BACKGROUND: Mortality rates for patients with ARDS remain high. We assessed temporal changes in the epidemiology and management of ARDS patients requiring invasive mechanical ventilation in European ICUs. We also investigated the association between ventilatory settings and outcome in these patients.
METHODS: This was a post hoc analysis of two cohorts of adult ICU patients admitted between May 1-15, 2002 (SOAP study, n = 3147), and May 8-18, 2012 (ICON audit, n = 4601 admitted to ICUs in the same 24 countries as the SOAP study). ARDS was defined retrospectively using the Berlin definitions. Values of tidal volume, PEEP, plateau pressure, and FiO2 corresponding to the most abnormal value of arterial PO2 were recorded prospectively every 24 h. In both studies, patients were followed for outcome until death, hospital discharge or for 60 days.
RESULTS: The frequency of ARDS requiring mechanical ventilation during the ICU stay was similar in SOAP and ICON (327[10.4%] vs. 494[10.7%], p = 0.793). The diagnosis of ARDS was established at a median of 3 (IQ: 1-7) days after admission in SOAP and 2 (1-6) days in ICON. Within 24 h of diagnosis, ARDS was mild in 244 (29.7%), moderate in 388 (47.3%), and severe in 189 (23.0%) patients. In patients with ARDS, tidal volumes were lower in the later (ICON) than in the earlier (SOAP) cohort. Plateau and driving pressures were also lower in ICON than in SOAP. ICU (134[41.1%] vs 179[36.9%]) and hospital (151[46.2%] vs 212[44.4%]) mortality rates in patients with ARDS were similar in SOAP and ICON. High plateau pressure (> 29 cmH2O) and driving pressure (> 14 cmH2O) on the first day of mechanical ventilation but not tidal volume (> 8 ml/kg predicted body weight [PBW]) were independently associated with a higher risk of in-hospital death.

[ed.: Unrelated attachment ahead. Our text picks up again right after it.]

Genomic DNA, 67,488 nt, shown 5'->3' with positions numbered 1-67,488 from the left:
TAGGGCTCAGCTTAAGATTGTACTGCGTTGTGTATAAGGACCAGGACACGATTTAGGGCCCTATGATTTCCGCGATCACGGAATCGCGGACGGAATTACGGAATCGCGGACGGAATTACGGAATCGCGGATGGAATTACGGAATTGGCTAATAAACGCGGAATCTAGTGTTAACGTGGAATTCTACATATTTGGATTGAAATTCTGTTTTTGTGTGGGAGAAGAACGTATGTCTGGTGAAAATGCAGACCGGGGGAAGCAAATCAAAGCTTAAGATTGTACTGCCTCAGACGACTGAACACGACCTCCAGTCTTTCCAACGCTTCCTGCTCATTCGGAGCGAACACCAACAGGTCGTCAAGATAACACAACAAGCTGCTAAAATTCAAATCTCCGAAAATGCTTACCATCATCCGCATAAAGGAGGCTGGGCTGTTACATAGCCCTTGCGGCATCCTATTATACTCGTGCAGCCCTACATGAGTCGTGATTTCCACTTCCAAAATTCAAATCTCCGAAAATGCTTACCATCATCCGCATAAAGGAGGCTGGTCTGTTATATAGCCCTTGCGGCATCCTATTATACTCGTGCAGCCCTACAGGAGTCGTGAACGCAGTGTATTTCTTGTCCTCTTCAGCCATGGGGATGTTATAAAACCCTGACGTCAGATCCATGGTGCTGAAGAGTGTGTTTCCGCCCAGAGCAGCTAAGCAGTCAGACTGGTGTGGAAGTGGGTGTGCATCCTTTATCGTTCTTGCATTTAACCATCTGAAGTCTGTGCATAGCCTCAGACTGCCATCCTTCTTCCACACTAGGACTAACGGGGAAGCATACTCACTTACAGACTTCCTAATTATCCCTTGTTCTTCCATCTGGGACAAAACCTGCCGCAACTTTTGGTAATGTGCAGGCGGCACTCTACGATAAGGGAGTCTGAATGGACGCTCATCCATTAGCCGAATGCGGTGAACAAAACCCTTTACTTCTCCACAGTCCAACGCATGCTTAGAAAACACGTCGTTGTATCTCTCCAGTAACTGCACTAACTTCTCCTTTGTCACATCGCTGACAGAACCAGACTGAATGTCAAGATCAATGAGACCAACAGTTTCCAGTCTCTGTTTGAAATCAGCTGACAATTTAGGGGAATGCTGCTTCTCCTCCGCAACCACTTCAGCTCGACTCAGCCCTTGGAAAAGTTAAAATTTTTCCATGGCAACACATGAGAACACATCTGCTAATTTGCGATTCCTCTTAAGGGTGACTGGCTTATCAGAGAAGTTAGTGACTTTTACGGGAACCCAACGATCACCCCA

CONCLUSION: The frequency of and outcome from ARDS remained relatively stable between 2002 and 2012. Plateau pressure > 29 cmH2O and driving pressure > 14 cmH2O on the first day of mechanical ventilation but not tidal volume > 8 ml/kg PBW were independently associated with a higher risk of death. These data highlight the continued burden of ARDS and provide hypothesis-generating data for the design of future studies.
- Cohort Studies
- Disease Management
- Hospital Mortality
- Intensive Care Units/organization & administration
- Prospective Studies
- Respiratory Distress Syndrome/epidemiology
- Retrospective Studies
- Driving pressure
- Tidal volume
- Airway pressures
- Respiratory failure
- Mechanical ventilation